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I have taken two elements $(x_1,y_1)$ and $(x_2,y_2)$ in the set.

I want to check that $(x_3,y_3) = \theta(x_1,y_1) + (1-\theta)(x_2,y_2) \le 1$

I referenced Tom's answer on this question: Prove that the set $A$ $=$ {Positive $(x,y)$ such that $xy >= 1$} is convex.

So I need to check that $\theta^2x_1y_1 + (1-\theta)^2x_2y_2 + \theta(1-\theta)[x_1y_2+x_2y_1] \le 1$

So $x_1y_1 \le 1$, $x_2y_2\le1$

But $[x_1y_2+x_2y_1] \ge 2\sqrt{x_1y_1x_2y_2} \le 2$

I don't think I can use the same proof since the inequalities are in different directions.

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To show that a set is nonconvex, you need the negation of the definition of convexity:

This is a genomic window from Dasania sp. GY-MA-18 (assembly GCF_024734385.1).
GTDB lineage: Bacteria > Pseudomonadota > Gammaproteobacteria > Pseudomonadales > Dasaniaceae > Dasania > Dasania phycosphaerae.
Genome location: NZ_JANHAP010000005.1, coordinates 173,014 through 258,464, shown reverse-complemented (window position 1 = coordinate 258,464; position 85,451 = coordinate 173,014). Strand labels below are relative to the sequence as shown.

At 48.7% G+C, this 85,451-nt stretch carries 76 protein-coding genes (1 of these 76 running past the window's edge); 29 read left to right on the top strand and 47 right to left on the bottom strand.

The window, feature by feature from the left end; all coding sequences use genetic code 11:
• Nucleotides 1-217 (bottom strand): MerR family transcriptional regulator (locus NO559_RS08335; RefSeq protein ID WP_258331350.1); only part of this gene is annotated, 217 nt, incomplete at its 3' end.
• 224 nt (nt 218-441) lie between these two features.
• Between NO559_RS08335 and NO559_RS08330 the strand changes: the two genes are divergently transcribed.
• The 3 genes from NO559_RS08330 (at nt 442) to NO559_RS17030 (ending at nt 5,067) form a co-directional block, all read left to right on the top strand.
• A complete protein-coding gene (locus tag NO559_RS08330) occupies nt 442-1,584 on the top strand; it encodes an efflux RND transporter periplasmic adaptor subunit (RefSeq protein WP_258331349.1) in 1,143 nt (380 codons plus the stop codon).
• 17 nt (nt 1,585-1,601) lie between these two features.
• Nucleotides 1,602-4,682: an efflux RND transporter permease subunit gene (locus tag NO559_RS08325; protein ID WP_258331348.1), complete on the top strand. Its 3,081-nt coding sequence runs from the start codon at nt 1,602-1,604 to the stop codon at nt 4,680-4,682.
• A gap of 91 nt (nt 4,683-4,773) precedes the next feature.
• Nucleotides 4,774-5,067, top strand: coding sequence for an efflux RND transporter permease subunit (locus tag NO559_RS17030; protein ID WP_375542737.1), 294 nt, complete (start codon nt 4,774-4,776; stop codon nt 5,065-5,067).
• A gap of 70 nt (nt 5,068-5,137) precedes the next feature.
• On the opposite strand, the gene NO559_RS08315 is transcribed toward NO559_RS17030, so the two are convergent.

$$\exists(x_1,y_1),(x_2,y_2)\in A:\exists \theta \in (0,1):\theta(x_1,y_1)+(1-\theta)(x_2,y_2)\notin A$$

That is,

$$\exists(x_1,y_1),(x_2,y_2)\in A:\exists \theta \in (0,1):(\theta x_1+(1-\theta)x_2)(\theta y_1+(1-\theta)y_2)>1$$

and we see that $(0.5, 2), (2,0.5)$ with $\theta = 0.5$ does the trick:

$$(0.5\times 0.5+0.5\times 2)(0.5\times2+0.5\times 0.5)=1.25^2>1$$

Hence $A$ is nonconvex.

If the inequality in your question do hold, we would have proven that $A$ is convex.

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